The Aussie dollar rallied overnight on what was a generalised improvement in investor and trader sentiment as stocks rallied for the second day in a row. That’s taken the Aussie to just under 72 cents which is its highest level since late August.
The Aussie dollar has also broken above the top of a 5-month downtrend channel and also back above the trend line that stretches back to the GFC low at 0.5960.
That’s a bullish technical set-up, but in the past four hours, the rally has stalled as traders await some sort of further catalyst to push it higher. Of course that’s natural given the clock is counting down to the FOMC decision at 4am AEST tomorrow.
It’s the most anticipated Fed meeting in years and naturally holds the key to the next leg in the Aussie’s move.
Given the technical outlook, traders will already be looking more positively toward the Aussie. Add to that the fact that after running down below 69 cents recently and amidst a plethora of banks downgrading their forecasts for the Aussie dollar in 2015 and 2016, the short term speculative trading community is mega short the Aussie dollar.
They are going to be incredibly stretched if it can rally much through 72 cents.
In many ways, market positioning and the acute bearishness that the Aussie dollar market has just been through sowed the seeds for the current rally and would, in usual times, be enough for the Aussie to rally another cent or two.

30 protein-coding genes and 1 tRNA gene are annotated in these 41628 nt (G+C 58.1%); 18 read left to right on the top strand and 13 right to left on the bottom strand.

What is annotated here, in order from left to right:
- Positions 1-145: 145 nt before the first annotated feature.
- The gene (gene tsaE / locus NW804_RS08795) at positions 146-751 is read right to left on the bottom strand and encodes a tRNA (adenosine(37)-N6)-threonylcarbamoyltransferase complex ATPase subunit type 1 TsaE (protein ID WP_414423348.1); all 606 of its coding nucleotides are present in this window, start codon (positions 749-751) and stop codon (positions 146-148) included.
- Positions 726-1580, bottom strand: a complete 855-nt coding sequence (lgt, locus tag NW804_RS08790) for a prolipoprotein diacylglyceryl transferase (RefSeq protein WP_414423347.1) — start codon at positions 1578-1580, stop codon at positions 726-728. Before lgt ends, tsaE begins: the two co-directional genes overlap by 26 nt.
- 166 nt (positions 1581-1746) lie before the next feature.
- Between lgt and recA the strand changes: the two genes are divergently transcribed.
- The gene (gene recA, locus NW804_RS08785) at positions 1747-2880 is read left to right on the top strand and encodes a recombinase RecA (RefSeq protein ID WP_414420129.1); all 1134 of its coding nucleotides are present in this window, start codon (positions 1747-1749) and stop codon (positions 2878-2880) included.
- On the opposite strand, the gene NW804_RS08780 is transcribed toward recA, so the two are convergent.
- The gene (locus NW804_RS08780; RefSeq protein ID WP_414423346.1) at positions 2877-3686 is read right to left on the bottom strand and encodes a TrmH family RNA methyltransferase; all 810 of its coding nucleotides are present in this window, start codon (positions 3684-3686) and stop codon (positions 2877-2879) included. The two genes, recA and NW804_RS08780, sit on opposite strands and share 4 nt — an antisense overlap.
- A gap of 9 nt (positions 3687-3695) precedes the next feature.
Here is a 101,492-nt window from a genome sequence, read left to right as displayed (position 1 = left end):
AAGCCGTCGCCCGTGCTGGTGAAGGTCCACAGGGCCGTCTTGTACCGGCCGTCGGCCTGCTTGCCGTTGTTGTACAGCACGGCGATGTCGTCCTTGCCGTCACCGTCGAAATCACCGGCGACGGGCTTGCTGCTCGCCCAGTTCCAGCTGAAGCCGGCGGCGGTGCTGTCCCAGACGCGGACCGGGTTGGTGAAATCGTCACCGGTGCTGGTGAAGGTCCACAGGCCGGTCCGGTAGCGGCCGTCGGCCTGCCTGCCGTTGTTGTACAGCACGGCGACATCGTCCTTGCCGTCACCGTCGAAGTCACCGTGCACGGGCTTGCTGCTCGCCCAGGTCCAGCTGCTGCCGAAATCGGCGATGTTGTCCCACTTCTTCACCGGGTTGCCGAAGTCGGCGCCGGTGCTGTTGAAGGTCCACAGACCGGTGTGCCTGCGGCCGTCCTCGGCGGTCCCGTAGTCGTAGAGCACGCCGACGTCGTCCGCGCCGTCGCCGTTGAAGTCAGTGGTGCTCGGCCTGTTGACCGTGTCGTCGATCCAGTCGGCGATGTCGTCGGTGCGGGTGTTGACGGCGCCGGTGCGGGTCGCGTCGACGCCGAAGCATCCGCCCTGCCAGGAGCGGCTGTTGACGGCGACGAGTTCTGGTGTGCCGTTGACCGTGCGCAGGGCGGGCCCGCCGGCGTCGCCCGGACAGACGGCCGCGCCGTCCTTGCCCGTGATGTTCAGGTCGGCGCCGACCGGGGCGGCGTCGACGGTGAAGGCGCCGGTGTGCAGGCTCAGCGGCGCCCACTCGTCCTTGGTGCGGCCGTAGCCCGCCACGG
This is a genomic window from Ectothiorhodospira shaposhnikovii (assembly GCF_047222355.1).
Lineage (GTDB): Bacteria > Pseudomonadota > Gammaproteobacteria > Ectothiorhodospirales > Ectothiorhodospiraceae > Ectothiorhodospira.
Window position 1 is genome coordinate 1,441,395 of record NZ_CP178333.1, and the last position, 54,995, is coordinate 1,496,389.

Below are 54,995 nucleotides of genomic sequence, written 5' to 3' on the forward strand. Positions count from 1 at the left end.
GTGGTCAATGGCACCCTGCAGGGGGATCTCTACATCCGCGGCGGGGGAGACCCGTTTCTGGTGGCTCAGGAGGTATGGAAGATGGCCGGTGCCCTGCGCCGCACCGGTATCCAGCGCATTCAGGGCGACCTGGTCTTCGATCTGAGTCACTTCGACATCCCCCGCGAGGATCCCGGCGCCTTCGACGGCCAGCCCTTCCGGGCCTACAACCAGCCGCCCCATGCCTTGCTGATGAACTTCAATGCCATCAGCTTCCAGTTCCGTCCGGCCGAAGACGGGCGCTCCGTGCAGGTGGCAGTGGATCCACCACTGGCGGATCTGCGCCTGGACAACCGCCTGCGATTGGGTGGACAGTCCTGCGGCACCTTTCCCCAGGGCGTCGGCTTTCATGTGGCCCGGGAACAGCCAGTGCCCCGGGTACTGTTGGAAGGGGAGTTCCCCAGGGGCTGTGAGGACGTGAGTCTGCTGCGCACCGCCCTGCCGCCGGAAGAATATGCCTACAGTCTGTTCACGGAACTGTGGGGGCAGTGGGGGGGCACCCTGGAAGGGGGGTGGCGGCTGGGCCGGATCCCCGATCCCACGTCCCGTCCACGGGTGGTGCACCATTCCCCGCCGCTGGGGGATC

But tonight’s Fed move looms large over the forex, and other, markets.
The question is whether the move rates or pass. But even then it’s more nuanced, as Morgan Stanley highlighted earlier this week with their easy to follow ready reckoner on what the Fed might do this week.
Whether the Fed tightens or not and what it says will help drive the US dollar and in turn the Aussie dollar over the coming day, days, and weeks.
The CBA’s economics team this morning said that they expect the FOMC to:
(i) leave the Funds rate target range unchanged at 0.0-0.25%;
(ii) cut its interest rate guidance for 2015 from two hikes to one hike;
(iii) cut its interest rate guidance for 2016 from four hikes to three hikes; and
(iv) cut its long run interest rate guidance by 0.25% to 3.50% (which we still believe is too high).
In Morgan Stanley’s parlance, that would accord with their 60% chance of a “dovish pass” and if correct would put the US dollar under pressure.
In a note to clients this morning, Westpac’s New York-based currency strategist Richard Franulovich said “the USD’s price action in recent days has not been overly compelling and the Fed may yet tip the currency lower if they delay lift-off”.
That will see stocks, and the Aussie dollar rocket.
Of course the Fed may surprise most and tighten in which case all bets for the Aussie dollar bulls would be off. But, for the moment, the Aussie dollar is setting up for a huge rally.
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